This small dam, just before Oturehua, has a small population of brown trout and the occasional brook char. It is affected, some years, early in the season by water drawn down for irrigation making it difficult to fish, but on those calm, balmy days during summer, it is often well worth a look.

This dam is situated at the west end of the Naseby Forest and access is off the Alexandra-Ranfurly highway. It has a large population of small brown trout and can be quite a fun place to fish. Again all methods are used in this dam.

This is situated at the east end of the Naseby Forest, before you reach Naseby township and is well sign-posted. It is an excellent picnic spot and popular with families. It has both brown and rainbow trout in its waters and the rainbow are exceptional fighters. Although it is not a deep dam all methods are used, with spin anglers having the best success using very small wobblers and veltics.

This dam has no vehicle access and you have to walk in 300m from the carpark. It is stocked with both brown and rainbow trout, and some of the brown trout grow toexceptional sizes. It is very deep and bait anglers should fish close to the edge. Again, all methods are used but for the fly angler, this dam is better fished in the evening using small sedge patterns.

This dam is on private land and should be respected as in all other dams at all times. It is a stock dam and has some very large brown trout and a wide range of rainbow trout in its waters. It has a tendency to weed up during the summer period and anglers should remember not to wade in this dam as often it contains the bug called duckitch. Many fish grow to double figures in this dam making it quite aft exciting place to hook a large trout.

This waterway is situated above Waipiata and again is on private land. Access is granted but at present vehicles have to be left at the gate. All methods are used, but it weeds up considerably during the summer period. There are some amazing hatches of damsel flies on this dam and fish often feed on them, violently crashing through the surface of the water. It has a mixture of both brown and rainbow trout in its waters.

The productivity of the Central Otago streams is largely dependent on the severity of the summer. In a particularly dry year natural low flows coupled with water extractions for irrigation has a significant effect on some of the fisheries and the same applies to the small tributaries which often supply the spawning facilities necessary to re-populate the main stream.

Fluctuating flows seriously impede the production of trout food in this stretch, but a brown trout population is resident throughout. Quinnat salmon enter the river about January and are caught up to the end of the season in early May. Naturally enough, the most popular spot is immediately below the Roxburgh Dam where the fish congregate. Quiet holes further downstream and at the confluence of some of the tributary streams also supply some excellent fishing.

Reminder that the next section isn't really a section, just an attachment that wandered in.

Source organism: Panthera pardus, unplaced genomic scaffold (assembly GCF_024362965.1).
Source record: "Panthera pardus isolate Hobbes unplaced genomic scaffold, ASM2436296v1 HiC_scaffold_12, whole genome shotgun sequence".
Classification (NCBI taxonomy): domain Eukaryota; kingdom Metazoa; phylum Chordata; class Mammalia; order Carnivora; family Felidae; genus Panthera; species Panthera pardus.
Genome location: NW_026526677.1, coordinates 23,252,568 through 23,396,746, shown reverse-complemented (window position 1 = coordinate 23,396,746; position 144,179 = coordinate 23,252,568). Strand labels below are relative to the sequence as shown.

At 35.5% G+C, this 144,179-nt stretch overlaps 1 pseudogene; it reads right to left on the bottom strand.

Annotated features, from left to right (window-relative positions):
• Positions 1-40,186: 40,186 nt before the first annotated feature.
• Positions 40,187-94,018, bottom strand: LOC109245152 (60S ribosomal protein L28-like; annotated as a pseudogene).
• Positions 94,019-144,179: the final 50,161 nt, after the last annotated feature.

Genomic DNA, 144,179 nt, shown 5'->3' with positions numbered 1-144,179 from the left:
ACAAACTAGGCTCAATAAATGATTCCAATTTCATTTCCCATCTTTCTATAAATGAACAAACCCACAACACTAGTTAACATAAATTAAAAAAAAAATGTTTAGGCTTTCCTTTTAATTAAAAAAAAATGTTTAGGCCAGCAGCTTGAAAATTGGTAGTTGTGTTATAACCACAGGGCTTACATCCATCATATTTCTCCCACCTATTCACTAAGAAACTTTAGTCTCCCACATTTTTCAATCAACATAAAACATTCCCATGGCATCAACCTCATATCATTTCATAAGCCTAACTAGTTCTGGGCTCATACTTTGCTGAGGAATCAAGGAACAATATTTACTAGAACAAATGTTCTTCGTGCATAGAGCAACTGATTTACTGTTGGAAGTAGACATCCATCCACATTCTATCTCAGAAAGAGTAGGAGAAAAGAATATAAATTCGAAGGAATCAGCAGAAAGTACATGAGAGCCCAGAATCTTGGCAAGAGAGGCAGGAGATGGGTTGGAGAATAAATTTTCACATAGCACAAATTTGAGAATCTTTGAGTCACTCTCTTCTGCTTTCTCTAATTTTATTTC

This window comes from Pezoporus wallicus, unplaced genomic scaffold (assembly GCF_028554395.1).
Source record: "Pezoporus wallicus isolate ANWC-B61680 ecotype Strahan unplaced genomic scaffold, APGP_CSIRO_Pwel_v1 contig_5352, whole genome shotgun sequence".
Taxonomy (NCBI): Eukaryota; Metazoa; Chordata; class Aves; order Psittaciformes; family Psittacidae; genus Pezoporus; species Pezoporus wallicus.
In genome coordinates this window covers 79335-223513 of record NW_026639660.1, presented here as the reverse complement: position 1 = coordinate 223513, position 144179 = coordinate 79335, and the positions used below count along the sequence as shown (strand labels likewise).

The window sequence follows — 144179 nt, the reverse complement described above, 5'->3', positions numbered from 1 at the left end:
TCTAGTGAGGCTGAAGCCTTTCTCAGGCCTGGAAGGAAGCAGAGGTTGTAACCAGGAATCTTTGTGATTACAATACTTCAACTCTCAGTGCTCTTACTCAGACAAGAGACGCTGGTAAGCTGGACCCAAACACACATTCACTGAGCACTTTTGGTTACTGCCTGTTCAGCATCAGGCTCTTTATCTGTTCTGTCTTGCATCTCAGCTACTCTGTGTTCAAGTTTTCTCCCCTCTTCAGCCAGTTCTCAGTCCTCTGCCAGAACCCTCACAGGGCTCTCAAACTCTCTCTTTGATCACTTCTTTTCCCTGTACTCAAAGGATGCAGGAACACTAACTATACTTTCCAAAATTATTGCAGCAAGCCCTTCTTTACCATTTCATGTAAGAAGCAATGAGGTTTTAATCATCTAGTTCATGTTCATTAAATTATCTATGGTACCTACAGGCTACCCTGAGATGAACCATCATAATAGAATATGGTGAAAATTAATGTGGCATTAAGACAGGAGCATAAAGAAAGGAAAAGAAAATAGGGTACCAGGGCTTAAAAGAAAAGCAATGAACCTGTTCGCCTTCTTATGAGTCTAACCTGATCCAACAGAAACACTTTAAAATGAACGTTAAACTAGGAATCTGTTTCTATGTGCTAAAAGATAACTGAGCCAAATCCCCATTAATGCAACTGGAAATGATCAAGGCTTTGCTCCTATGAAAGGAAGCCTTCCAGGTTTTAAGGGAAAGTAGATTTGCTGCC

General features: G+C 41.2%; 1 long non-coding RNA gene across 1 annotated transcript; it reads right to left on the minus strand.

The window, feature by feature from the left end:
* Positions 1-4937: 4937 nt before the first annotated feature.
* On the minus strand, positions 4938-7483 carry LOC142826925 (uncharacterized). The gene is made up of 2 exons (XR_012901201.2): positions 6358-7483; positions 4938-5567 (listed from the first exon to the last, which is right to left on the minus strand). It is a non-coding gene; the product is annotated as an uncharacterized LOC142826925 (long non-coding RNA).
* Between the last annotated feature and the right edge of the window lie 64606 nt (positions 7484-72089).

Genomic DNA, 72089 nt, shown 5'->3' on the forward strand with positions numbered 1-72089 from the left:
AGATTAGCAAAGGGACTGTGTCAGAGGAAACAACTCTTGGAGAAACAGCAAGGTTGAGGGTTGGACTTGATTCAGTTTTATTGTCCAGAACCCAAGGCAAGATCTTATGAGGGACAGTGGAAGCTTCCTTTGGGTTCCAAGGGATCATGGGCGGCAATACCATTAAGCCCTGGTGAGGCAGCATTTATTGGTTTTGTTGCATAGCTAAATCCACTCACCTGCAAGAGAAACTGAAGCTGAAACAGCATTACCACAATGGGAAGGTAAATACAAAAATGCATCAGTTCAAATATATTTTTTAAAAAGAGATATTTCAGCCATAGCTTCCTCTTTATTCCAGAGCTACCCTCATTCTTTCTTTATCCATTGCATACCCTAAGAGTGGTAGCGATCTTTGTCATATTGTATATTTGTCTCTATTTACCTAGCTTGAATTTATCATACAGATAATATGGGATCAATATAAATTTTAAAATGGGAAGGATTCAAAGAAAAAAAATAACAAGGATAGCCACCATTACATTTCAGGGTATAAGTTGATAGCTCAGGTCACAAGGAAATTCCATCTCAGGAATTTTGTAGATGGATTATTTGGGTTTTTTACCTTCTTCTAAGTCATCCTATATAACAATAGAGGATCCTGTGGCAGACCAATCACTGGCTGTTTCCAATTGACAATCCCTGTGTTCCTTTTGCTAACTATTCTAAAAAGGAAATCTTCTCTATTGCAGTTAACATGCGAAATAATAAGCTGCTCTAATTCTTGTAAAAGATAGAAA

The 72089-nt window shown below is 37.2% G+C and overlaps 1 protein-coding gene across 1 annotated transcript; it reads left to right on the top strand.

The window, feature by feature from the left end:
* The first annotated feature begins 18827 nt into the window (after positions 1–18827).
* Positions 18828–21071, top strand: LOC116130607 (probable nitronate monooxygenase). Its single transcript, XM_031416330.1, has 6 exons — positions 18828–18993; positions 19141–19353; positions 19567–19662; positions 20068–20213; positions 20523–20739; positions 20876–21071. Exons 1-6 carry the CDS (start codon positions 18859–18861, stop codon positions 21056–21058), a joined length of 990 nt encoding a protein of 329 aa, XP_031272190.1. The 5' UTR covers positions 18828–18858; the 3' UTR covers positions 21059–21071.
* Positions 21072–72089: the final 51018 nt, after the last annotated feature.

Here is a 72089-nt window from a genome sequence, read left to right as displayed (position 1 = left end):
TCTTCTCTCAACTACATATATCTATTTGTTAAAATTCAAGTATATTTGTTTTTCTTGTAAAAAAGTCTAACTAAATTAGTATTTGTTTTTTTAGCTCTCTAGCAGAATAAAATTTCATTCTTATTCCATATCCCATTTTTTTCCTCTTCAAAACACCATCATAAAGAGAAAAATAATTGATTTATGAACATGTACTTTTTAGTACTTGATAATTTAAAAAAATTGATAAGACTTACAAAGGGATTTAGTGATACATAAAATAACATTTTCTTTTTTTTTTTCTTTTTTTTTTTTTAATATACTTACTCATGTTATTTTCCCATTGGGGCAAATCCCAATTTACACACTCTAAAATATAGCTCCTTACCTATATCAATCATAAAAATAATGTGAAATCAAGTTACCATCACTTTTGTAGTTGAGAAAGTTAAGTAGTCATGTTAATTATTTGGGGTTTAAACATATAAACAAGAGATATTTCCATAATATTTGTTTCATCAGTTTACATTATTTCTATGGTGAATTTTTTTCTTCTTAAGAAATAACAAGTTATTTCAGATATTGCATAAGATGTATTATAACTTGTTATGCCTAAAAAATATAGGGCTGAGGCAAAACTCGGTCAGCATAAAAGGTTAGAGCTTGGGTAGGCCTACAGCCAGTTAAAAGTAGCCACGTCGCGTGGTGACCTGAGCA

The physical features of Lake Roxburgh detract from its value as a fishery but brown trout, rainbow and occasional landlocked quinnat salmon are usually present. From December through to early February anglers have good success fishing off the dam when schools of landlocked salmon and a few rainbow mill about trying to get downstream. Spinning is the most popular, although the fish will take a dry fly in the late evening. At the confluence of the Manuherikia with the Clutha there is some excellent bait fishing to be had and also some sedge fishing in the late evening for the fly angler. Spin angling is quite common throughout the reach from Alexandra to the Clyde Dam wall with a number of quite large fish being caught nowadays below the dam itself. Both rainbow and brown trout are present in this section with the occasional quinnat salmon being caught on its downstream migration.

Irrigation extraction totally dries the stream on some occasions. Despite this, a brown trout fishery exists in some sections between the confluence with the Clutha River and the power station. Occasionally the angler will catch a small rainbow in this section.

This is another stream which suffers from water extraction in the lower reaches. In other areas there is not sufficient deep water to hold many large fish but along under its willow-banked margins in many places there is some good fishing to be had. Both brown trout and the occasional rainbow are caught throughout the river's length to the base of the Falls Dam. The most successful method by far is by fly anglers stalking fish that they observe. Some good worm fishing does exist in some of the deeper holes and spin angling using small lures can also be successful, especially on dull overcast days.

This is a very popular section of the river and supports a population of medium to large brown trout. The numerous oxbows and backwaters always produce a few cruising fish. Waterboatmen, snails and sedge imitations are very successful. Spin anglers do well fishing the downstream and across method, while bait angling is also popular throughout the entire length.

This stream is particularly suitable for all learning anglers. It has a large population of small- to medium-sized brown trout and is a good place to take junior anglers as the fish only have to be 20cm in length to be taken from this water. Access is quite difficult in some places but bridge huts and below the Lake Onslow Dam are very popular places.

Fishing licences are available from sports shops